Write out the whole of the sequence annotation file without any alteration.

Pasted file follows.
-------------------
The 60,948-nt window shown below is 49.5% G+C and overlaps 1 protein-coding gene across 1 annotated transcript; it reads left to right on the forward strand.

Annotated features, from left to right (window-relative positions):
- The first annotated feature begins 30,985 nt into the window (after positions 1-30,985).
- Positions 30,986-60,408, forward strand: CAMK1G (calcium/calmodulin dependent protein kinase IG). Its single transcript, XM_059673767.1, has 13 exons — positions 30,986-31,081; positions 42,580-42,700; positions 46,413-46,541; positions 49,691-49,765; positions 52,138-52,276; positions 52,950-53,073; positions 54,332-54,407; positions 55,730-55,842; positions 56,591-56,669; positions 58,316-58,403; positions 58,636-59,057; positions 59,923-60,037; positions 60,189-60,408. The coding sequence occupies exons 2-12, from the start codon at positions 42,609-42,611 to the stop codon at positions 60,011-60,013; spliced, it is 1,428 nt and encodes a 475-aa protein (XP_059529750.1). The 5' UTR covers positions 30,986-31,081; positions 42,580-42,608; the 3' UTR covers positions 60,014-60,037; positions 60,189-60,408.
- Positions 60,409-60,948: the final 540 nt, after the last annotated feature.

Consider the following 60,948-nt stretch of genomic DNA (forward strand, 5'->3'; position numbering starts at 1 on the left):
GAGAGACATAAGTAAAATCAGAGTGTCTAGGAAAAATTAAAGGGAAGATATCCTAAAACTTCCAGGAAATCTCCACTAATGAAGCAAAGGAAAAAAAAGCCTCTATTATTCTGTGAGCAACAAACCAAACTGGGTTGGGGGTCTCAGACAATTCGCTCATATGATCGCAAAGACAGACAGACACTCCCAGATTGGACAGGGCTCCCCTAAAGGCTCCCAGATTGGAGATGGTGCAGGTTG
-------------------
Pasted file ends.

The 60,948-nt window shown below is 49.5% G+C and overlaps 1 protein-coding gene across 1 annotated transcript; it reads left to right on the forward strand.

Annotated features, from left to right (window-relative positions):
- The first annotated feature begins 30,985 nt into the window (after positions 1-30,985).
- Positions 30,986-60,408, forward strand: CAMK1G (calcium/calmodulin dependent protein kinase IG). Its single transcript, XM_059673767.1, has 13 exons — positions 30,986-31,081; positions 42,580-42,700; positions 46,413-46,541; positions 49,691-49,765; positions 52,138-52,276; positions 52,950-53,073; positions 54,332-54,407; positions 55,730-55,842; positions 56,591-56,669; positions 58,316-58,403; positions 58,636-59,057; positions 59,923-60,037; positions 60,189-60,408. The coding sequence occupies exons 2-12, from the start codon at positions 42,609-42,611 to the stop codon at positions 60,011-60,013; spliced, it is 1,428 nt and encodes a 475-aa protein (XP_059529750.1). The 5' UTR covers positions 30,986-31,081; positions 42,580-42,608; the 3' UTR covers positions 60,014-60,037; positions 60,189-60,408.
- Positions 60,409-60,948: the final 540 nt, after the last annotated feature.

Consider the following 60,948-nt stretch of genomic DNA (forward strand, 5'->3'; position numbering starts at 1 on the left):
GAGAGACATAAGTAAAATCAGAGTGTCTAGGAAAAATTAAAGGGAAGATATCCTAAAACTTCCAGGAAATCTCCACTAATGAAGCAAAGGAAAAAAAAGCCTCTATTATTCTGTGAGCAACAAACCAAACTGGGTTGGGGGTCTCAGACAATTCGCTCATATGATCGCAAAGACAGACAGACACTCCCAGATTGGACAGGGCTCCCCTAAAGGCTCCCAGATTGGAGATGGTGCAGGTTG